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At the time, it just seemed like the situation. Third number in thirty-six hours and they'd lost the guy in the middle, sure he'd been perp and not the victim, and John was tired—tired and already aching—and as he taken a quick shower and headed out the door with Harold's voice in his ear, all he could think was that he wanted to be touched by something that didn't hurt.

The third number was difficult to find, hiding under an alias, the target of a drug cartel—

(and why did drug dealers have to make things so goddamn complicated anyway, Reese muttered under his breath while he'd worked his way out of the cuffs and ropes and zip ties. "You just start with your basic business model—"

This isn't Harvard Business School, Harold said sternly in his ear.

"Well it isn't the goddamned Matrix either," he shot back, swearing as he ripped a nail almost down to the cuticle.)

Later he added "fond of knives" to his mental list of "things he didn't like about drug dealers," hissing as the blade slid along his rib, slicing him open deep enough to give him pause, and by the time he limped back to the library he felt like one giant bruise, everything hurting.

Bear greeted him anxiously, sniffing out the blood immediately, and he went to one knee, burying his face in the dog's warm fur, closing his eyes. He was suddenly close to tears and he didn't really know why, except he hurt more than physically, had been hurting for some time, he realized, and he didn't know what it was or how to fix it.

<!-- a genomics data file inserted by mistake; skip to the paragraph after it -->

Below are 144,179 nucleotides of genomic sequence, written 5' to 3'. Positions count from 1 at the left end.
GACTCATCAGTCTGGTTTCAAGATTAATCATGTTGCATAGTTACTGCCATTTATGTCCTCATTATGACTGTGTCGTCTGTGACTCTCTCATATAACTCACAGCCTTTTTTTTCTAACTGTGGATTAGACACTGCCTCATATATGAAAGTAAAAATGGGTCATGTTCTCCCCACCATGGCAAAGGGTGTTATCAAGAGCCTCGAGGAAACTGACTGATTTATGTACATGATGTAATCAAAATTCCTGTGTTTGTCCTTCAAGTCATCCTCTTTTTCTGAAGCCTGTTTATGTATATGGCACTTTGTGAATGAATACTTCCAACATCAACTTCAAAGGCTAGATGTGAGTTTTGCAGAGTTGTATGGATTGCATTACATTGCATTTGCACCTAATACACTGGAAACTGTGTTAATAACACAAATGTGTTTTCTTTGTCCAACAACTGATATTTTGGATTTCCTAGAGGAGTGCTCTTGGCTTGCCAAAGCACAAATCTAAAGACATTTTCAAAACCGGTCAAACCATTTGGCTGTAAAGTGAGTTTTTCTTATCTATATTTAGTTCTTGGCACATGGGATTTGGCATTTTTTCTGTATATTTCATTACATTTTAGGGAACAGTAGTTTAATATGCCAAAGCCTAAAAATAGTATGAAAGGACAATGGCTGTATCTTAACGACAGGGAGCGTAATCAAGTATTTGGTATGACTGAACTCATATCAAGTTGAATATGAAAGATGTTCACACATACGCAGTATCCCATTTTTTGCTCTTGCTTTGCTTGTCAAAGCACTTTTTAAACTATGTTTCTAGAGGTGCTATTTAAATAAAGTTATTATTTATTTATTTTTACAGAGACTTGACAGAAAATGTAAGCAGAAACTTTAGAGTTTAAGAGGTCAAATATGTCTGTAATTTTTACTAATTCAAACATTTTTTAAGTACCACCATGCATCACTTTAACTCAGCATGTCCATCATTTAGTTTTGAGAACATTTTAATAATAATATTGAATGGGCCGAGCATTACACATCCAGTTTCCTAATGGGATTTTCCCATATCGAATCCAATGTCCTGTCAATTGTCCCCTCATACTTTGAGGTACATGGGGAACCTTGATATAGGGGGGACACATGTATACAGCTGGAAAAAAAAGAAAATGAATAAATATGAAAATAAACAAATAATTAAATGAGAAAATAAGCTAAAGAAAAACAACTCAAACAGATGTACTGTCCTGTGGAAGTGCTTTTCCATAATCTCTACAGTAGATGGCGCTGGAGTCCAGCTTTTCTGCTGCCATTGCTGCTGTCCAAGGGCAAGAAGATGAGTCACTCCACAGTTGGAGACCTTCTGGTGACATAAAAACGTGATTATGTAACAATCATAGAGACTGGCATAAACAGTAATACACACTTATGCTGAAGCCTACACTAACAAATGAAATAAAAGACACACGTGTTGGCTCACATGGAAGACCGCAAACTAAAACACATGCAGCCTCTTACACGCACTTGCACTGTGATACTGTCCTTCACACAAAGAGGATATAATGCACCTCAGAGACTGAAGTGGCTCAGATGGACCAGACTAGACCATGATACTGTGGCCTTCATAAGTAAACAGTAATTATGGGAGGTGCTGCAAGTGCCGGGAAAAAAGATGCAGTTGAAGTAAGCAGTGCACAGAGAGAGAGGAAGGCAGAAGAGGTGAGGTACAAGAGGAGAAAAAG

"Mr. Reese." Harold came around his desk. "You're hurt."

John rose to his feet and walked past him into the stacks without speaking, to the bar. He could hear Harold limping behind him, following him, and the lump in his throat grew. Something inside him was breaking up. He shrugged off his jacket and reached for the bottle of whiskey.

"You're bleeding." Harold's voice had that shocked tone in it, the way it always did when John came home injured, as though it was something beyond his comprehension.

"Yes, Harold. That's what happens when four drug dealers have a disagreement with you and carry plenty of sharp knives." He filled a tumbler with about five fingers of the whiskey and tossed it back in one swallow.